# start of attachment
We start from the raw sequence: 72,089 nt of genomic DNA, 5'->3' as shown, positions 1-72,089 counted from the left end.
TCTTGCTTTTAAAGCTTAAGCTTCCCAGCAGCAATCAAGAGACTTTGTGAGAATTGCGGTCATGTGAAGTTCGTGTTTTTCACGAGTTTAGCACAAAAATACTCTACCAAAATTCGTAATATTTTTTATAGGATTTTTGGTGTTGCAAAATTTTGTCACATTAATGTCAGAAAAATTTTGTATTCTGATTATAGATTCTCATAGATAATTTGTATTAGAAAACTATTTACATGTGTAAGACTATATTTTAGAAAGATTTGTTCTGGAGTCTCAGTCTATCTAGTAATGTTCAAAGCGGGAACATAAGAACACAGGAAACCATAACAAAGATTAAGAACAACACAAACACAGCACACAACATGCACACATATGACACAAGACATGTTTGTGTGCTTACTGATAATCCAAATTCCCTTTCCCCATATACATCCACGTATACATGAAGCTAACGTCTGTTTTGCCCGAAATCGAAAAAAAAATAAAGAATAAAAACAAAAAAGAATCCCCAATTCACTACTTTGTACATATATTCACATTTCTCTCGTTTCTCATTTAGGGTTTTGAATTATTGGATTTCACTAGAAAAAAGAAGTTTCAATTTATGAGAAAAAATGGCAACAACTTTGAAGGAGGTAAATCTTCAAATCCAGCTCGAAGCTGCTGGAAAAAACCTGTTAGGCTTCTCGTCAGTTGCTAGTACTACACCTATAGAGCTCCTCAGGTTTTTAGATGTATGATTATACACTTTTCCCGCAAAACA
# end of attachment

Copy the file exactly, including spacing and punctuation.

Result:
We start from the raw sequence: 72,089 nt of genomic DNA, 5'->3' as shown, positions 1-72,089 counted from the left end.
TCTTGCTTTTAAAGCTTAAGCTTCCCAGCAGCAATCAAGAGACTTTGTGAGAATTGCGGTCATGTGAAGTTCGTGTTTTTCACGAGTTTAGCACAAAAATACTCTACCAAAATTCGTAATATTTTTTATAGGATTTTTGGTGTTGCAAAATTTTGTCACATTAATGTCAGAAAAATTTTGTATTCTGATTATAGATTCTCATAGATAATTTGTATTAGAAAACTATTTACATGTGTAAGACTATATTTTAGAAAGATTTGTTCTGGAGTCTCAGTCTATCTAGTAATGTTCAAAGCGGGAACATAAGAACACAGGAAACCATAACAAAGATTAAGAACAACACAAACACAGCACACAACATGCACACATATGACACAAGACATGTTTGTGTGCTTACTGATAATCCAAATTCCCTTTCCCCATATACATCCACGTATACATGAAGCTAACGTCTGTTTTGCCCGAAATCGAAAAAAAAATAAAGAATAAAAACAAAAAAGAATCCCCAATTCACTACTTTGTACATATATTCACATTTCTCTCGTTTCTCATTTAGGGTTTTGAATTATTGGATTTCACTAGAAAAAAGAAGTTTCAATTTATGAGAAAAAATGGCAACAACTTTGAAGGAGGTAAATCTTCAAATCCAGCTCGAAGCTGCTGGAAAAAACCTGTTAGGCTTCTCGTCAGTTGCTAGTACTACACCTATAGAGCTCCTCAGGTTTTTAGATGTATGATTATACACTTTTCCCGCAAAACA